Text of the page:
Voice/Vision Holocaust Survivor Oral History Archive

Larry Brenner - December 13, 1981


Let me just interrupt for a second. Did--how many members of your family, outside of the immediate household, were there in your town? You had, you had three aunts in Budapest?


And how many in, in your town?

In, in my town? Okay, I had my... both grandfa... grandparents. My father parents, as I told you, they were pious Jews. And I also mentioned to you that my, my mother's parents came to town and, and my father built, built an extra wing in our quarters to boarder them there. And also I had my... one of my father's brother's family. This was Soviet. All family with five children. Like, one grandfather, the other grandfather and an uncle and an aunt.

And how many children? And they had...

They had, I think, one child. And we had with me five.

Was there anybody who uh, by 1941, say uh, in either in your family or your friends who said, let's get out, let's leave town?

No, no.

Was anybody very politically involved? Were they... Did they follow politics, Hungarian politics, or...

Followed it, but as such, but not active.

But they were not active. They weren't...

No, no.

...any strong Zionists or strong Socialists or...

No, no, no, no, no, no. We were... We, we never... I don't remember anybody having a, any kind of a organization as such to uh, Labor, Zionist, or any kind of thing. As a youngster we talked about it, to Zionist sort of thing, but afterwards that's where it ended. But there wasn't a leader who said that we get together and, and like, as I know here in this country, there was no such a thing.

Okay. What... Well before the war then, what were your plans for the future? As a, as a twelve-year-old, what would you have done?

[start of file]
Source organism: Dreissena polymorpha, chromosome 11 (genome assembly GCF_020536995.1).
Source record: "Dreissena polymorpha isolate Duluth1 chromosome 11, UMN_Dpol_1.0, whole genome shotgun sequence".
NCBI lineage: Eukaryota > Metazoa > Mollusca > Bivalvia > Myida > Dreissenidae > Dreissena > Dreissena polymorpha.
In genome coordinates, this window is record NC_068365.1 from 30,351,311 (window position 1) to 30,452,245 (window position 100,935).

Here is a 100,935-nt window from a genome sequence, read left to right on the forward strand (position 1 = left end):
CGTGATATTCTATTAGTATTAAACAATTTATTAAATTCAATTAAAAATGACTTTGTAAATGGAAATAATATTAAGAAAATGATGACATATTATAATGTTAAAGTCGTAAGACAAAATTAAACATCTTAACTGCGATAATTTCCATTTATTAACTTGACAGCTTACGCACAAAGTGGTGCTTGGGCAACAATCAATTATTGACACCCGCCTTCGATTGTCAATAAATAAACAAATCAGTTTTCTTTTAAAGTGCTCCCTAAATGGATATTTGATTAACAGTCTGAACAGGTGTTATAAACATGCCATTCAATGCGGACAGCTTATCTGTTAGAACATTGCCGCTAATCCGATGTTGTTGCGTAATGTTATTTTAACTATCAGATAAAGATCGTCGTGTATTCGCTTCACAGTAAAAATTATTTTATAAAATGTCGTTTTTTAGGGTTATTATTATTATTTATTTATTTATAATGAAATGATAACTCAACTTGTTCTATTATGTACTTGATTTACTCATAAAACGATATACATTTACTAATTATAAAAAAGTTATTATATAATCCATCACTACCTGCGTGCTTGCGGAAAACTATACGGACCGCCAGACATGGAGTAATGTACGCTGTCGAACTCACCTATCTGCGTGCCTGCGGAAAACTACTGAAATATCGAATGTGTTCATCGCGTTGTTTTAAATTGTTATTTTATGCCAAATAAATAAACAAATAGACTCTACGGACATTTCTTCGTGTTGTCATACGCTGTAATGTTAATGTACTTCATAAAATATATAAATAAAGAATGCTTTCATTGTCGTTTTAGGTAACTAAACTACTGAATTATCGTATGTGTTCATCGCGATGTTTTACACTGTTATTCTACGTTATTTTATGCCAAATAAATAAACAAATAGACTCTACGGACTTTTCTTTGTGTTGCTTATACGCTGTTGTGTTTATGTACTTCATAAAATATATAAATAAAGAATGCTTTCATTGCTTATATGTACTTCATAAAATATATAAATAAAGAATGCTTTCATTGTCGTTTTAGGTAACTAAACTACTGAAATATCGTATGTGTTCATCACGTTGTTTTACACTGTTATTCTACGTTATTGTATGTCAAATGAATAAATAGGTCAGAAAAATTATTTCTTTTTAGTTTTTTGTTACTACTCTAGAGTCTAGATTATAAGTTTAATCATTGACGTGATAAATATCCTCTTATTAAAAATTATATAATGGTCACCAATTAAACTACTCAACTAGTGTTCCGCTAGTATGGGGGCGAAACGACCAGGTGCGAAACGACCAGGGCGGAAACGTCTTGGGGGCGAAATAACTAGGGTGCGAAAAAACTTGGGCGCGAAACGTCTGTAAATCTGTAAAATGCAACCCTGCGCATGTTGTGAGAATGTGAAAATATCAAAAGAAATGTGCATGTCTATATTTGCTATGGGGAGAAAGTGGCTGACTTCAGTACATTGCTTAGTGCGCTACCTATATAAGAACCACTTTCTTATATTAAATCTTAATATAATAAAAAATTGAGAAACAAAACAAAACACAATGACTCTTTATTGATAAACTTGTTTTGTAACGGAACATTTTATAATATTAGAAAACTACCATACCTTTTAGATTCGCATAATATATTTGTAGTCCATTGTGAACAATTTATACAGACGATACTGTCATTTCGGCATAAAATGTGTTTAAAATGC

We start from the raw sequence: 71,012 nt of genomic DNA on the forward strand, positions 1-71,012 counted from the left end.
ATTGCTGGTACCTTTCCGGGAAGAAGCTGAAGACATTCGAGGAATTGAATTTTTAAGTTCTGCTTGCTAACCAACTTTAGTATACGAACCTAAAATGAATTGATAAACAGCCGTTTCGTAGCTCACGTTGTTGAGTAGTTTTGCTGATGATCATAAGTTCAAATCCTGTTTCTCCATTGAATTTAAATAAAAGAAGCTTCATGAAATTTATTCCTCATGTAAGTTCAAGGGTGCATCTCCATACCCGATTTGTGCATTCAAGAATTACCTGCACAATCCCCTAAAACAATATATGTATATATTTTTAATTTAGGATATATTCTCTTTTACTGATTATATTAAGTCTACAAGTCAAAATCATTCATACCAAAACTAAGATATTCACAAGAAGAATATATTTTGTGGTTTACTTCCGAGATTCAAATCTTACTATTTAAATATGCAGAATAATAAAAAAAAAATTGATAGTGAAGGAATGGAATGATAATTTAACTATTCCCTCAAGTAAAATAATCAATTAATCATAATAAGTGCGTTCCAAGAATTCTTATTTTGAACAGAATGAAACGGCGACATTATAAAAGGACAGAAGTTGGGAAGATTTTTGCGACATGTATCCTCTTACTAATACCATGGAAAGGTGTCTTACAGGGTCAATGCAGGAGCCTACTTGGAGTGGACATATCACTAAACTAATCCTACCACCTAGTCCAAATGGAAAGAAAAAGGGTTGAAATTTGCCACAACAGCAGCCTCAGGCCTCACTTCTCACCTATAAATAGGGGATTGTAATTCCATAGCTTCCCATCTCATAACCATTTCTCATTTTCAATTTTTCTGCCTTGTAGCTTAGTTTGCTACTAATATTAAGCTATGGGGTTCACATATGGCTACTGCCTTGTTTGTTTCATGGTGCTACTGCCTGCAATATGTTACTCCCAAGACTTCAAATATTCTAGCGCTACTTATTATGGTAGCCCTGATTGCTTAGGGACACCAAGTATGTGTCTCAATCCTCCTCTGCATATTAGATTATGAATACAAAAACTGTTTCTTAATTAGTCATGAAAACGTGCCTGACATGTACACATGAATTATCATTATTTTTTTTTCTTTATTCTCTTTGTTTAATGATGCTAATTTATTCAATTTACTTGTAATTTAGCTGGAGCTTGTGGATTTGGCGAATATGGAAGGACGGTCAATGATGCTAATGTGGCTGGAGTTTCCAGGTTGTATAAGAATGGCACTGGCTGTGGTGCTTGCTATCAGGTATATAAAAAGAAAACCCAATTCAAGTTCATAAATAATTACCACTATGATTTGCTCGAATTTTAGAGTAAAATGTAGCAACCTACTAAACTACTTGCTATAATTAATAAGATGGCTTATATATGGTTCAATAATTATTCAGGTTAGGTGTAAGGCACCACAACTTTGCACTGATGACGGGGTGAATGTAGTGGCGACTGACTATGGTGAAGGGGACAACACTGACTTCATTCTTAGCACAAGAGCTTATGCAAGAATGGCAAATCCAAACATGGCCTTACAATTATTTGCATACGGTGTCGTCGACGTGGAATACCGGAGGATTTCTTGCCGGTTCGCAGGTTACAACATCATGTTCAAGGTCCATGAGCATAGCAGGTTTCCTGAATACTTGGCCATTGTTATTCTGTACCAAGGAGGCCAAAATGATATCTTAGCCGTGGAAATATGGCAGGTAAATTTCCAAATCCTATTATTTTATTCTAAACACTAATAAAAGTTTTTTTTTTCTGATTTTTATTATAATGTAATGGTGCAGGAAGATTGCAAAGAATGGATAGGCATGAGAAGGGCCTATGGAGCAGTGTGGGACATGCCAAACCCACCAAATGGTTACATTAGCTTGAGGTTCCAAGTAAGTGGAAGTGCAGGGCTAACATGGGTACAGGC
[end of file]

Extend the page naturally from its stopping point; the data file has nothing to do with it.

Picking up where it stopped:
Just go to school uh, marry there and live in town, and have a store, whatever. Because my parents probably... That's what, the way it was it was usually. Uh, buy a store for the kid and establish a livelihood and stay in town and, and pro... and just keep on living the way it is. Uh, we, we go in the morning and in the afternoon to, to uh, daven and uh, buy a newspaper, listen to the radio. And that's about activities we had. But mostly it's to go to study, study, and study.

Up until 1940, did anybody know names of national political leaders like Imrédy and...

Yes. Oh, we all... Oh yes. Oh, we all knew what... Oh sure, we, we read newspaper and radio. Yes, we--that was part of going to shul, to discuss politics. Oh definitely, we knew everything what goes on in, in, in, in politics. We knew what goes on in, in, in the uh, foreign politics. We knew that Hitler is involved in, what uh, England and France were doing. Naturally I was a child, but I know that my father was very uh, every day we read the paper and, and uh, he know... We knew what was going on.


But we never, we never felt, we never felt that, we never felt that it going to be a danger to him, especially to him because he felt that he's a...

A veteran.

...veteran and, and, and he was decorated World War I, and he had uh, privileges. He never felt that it was going to happen to him. And he, he always felt that he's a Hungarian citizen and he uh, fought his country and, and he--that's his country. I know later on, in '44, I wasn't home, my sister tells me that my uh, brother begged him to... Let's go somewhere. And uh, but there wasn't where to go anymore.

© Board of Regents University of Michigan-Dearborn